With reference to FIG. 2 there is illustrated a device for measuring the volumetric flow generally of a fluid passing through a pipe. The device has application to the measurement of exhaust air flows through large pipes, e.g., eight inches in diameter, with particular application to flow velocities varying from 0 to greater than 50 feet per minute. The device is believed to be of comparable utility for measuring volumetric flow of other types of fluids, including liquids.

The inventive flowmeter 10 comprises a measurement pipe 14, shown in cross-section having an inner wall 16, an outer wall 17, a first end 19 and a second end 21, connectable to other pipes at the first and second ends for passing a fluid for which the rate of flow is to be determined. For example, the pipe 14 may be serially connected with the pipeline or exhaust pipe P of FIG. 1. Measurement pipe 14 includes an adjustable constriction or aperture 18 whose flow diameter or cross-sectional area may be controlled exterior to the measurement pipe. The inside diameter of measurement pipe 14 is preferably at least as large as the minimum inside diameter of pipeline P. It is to be understood that the cross-sectional area corresponding to aperture 18 may be enlarged to a size which provides no constriction to fluid flow through pipeline P.

In the preferred embodiment the means for adjusting or varying the diameter of aperture 18 comprises an adjustable iris 20 controlled by a motorized control system 24. Iris 20, based on well-known design principles such as those used for designing irises for cameras, comprises a plurality of plates which may be adjusted in order to vary the diameter or cross-sectional area of aperture 18. Depending on the physical and chemical environments into which it is placed, iris 20 may be formed from any of numerous materials including plastics and metals. In the preferred embodiment iris 20 is formed from stainless steel in order to counter the deteriorating effects of exhaust air flow. Other means suitable for controlling the effective cross-sectional area for fluid flow at a position along measurement pipe 14 are well known in the art. These include adjustable nozzles and flexible pipes. It is understood that measurement of volumetric flow rates in pipes having relatively small fluid flow velocities, e.g., in the range of 0 to 5 feet per minute, may be accomplished with aperture geometries which are not as critical to flow measurement as are the aperture geometries under higher flow velocity conditions. An alternative variable flow constriction means generally suitable for use in the inventive flowmeter comprises a Laval nozzle formed of resilient material in combination with a clamp or other constricting device for controlling the effective nozzle diameter. While more complex nozzle and aperture designs may be suitable to applicant's invention, such designs may not provide additional benefit until conditions of low fluid flow velocities.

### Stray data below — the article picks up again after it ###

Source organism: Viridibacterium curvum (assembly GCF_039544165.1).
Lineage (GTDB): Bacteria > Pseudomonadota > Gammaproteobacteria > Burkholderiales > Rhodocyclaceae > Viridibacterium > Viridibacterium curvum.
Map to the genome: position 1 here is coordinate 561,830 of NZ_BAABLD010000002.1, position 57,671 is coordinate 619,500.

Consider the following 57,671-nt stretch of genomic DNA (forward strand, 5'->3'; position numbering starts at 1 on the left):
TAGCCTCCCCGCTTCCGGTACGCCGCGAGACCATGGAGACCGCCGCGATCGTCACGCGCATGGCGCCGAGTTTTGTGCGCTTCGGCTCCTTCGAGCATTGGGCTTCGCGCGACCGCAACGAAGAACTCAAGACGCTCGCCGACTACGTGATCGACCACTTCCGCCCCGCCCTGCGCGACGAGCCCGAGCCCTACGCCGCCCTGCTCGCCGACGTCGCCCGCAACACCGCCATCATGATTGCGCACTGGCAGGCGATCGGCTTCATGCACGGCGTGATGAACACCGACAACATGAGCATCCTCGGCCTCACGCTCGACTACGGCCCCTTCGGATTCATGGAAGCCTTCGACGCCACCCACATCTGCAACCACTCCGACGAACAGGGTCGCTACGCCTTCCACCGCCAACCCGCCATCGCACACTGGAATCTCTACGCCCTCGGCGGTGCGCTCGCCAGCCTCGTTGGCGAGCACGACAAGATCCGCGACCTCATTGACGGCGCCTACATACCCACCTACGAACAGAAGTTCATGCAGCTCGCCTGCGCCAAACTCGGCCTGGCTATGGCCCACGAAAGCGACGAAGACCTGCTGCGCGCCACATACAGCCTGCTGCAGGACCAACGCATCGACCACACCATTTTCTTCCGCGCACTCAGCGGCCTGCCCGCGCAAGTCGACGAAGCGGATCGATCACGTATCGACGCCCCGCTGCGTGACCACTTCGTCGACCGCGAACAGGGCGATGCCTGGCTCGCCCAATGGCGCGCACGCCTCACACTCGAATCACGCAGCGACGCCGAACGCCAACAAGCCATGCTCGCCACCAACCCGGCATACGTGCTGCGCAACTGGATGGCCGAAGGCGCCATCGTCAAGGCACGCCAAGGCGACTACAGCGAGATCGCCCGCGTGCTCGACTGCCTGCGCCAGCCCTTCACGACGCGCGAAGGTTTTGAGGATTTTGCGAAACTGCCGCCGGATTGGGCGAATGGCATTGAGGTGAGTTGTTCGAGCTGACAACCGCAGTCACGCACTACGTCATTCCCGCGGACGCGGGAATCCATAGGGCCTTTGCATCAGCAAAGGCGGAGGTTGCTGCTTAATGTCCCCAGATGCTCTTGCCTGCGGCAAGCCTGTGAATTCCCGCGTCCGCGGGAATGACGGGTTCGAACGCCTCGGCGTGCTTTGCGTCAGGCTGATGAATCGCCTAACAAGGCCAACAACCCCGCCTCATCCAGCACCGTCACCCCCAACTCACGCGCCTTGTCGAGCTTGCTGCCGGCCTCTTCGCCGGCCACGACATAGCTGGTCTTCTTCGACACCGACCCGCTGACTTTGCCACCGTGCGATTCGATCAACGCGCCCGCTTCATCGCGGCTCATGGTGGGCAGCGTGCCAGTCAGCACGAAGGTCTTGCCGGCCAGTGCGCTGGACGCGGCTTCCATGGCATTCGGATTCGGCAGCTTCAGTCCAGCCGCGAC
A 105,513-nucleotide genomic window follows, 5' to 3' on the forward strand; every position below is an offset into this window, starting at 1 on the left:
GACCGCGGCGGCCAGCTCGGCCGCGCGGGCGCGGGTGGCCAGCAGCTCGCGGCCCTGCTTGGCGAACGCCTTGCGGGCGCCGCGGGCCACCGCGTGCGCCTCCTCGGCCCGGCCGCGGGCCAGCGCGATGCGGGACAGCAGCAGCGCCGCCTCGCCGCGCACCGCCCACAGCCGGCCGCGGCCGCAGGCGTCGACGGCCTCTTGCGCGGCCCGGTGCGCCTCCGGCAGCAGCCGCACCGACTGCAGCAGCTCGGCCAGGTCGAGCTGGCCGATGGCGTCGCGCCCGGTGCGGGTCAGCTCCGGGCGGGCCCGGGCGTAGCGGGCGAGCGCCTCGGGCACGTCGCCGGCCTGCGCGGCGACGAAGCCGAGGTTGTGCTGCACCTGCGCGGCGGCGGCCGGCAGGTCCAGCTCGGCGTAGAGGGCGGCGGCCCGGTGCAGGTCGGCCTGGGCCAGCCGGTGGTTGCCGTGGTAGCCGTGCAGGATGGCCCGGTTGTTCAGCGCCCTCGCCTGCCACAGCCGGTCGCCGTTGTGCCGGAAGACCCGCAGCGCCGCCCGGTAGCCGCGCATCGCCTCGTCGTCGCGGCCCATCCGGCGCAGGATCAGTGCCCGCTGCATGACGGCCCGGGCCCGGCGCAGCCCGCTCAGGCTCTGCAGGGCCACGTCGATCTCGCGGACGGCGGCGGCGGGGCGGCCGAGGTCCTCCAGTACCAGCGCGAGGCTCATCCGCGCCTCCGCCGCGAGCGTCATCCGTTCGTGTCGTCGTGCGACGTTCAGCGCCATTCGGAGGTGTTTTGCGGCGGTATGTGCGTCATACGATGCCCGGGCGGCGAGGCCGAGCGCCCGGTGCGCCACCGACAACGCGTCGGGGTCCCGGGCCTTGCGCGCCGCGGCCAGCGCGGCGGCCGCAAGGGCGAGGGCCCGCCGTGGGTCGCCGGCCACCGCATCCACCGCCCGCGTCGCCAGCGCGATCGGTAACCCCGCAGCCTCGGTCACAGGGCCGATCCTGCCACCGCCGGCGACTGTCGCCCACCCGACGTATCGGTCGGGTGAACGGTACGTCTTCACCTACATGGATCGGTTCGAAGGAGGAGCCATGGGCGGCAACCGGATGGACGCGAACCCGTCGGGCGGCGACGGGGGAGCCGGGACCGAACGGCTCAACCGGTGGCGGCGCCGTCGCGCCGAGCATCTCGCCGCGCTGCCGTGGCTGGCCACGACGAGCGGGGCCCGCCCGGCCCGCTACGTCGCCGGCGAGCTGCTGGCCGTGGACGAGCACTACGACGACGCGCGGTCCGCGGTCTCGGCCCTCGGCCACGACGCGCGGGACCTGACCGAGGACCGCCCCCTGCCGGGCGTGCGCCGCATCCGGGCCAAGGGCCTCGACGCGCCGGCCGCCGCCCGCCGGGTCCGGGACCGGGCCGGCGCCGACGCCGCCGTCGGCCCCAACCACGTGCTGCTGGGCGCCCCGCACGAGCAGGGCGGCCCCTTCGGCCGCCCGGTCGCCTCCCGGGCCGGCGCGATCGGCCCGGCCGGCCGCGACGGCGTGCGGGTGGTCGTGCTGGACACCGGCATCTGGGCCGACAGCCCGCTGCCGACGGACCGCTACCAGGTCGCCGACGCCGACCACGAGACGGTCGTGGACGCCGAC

Motorized control system 24 comprises motor drive 26 operatively coupled to iris 20 in order to effect changes in aperture diameter. Differential pressure transducer 30 provides an indication of the pressure drop of fluid flowing through aperture 18 as a result of the difference in cross-sectional flow area between measurement pipe 14 and aperture 18. Transducer 30 indicates the differential pressure across iris 20 by monitoring fluid pressure through orifices 32 and 34 located on opposite sides of iris 20 along the wall 16 of measurment pipe 14. The size and position of each orifice 32, 34 relative to iris 20 are determinable according to standard formulae and measurement techniques well-known in the art of measuring variables of compressible flow. Each orifice 32, 34 communicates to transducer 30 by conduits 33. Transducer 30 may be a differential pressure gage or may comprise separate measuring devices such as manometers for providing data representative of pressure across iris 20.

Differential pressure measuring devices such as may be used for transducer 30 are well known in the art. The transducer 30 provides continuous output signals representative of differential pressure across iris 20. These signals are received by microcomputer 40, which may be, for example, a commercially available processor such as a programmable controller or a personal computer. The microcomputer 40 comprises suitable memory for data storage and processing means for determining flow rates and appropriate control adjustments in order to vary the diameter of aperture 18. Preferrably microcomputer 40 includes both dynamic and static memory (RAM and ROM) for storing and retrieving variable and constants (data) used in computing flow.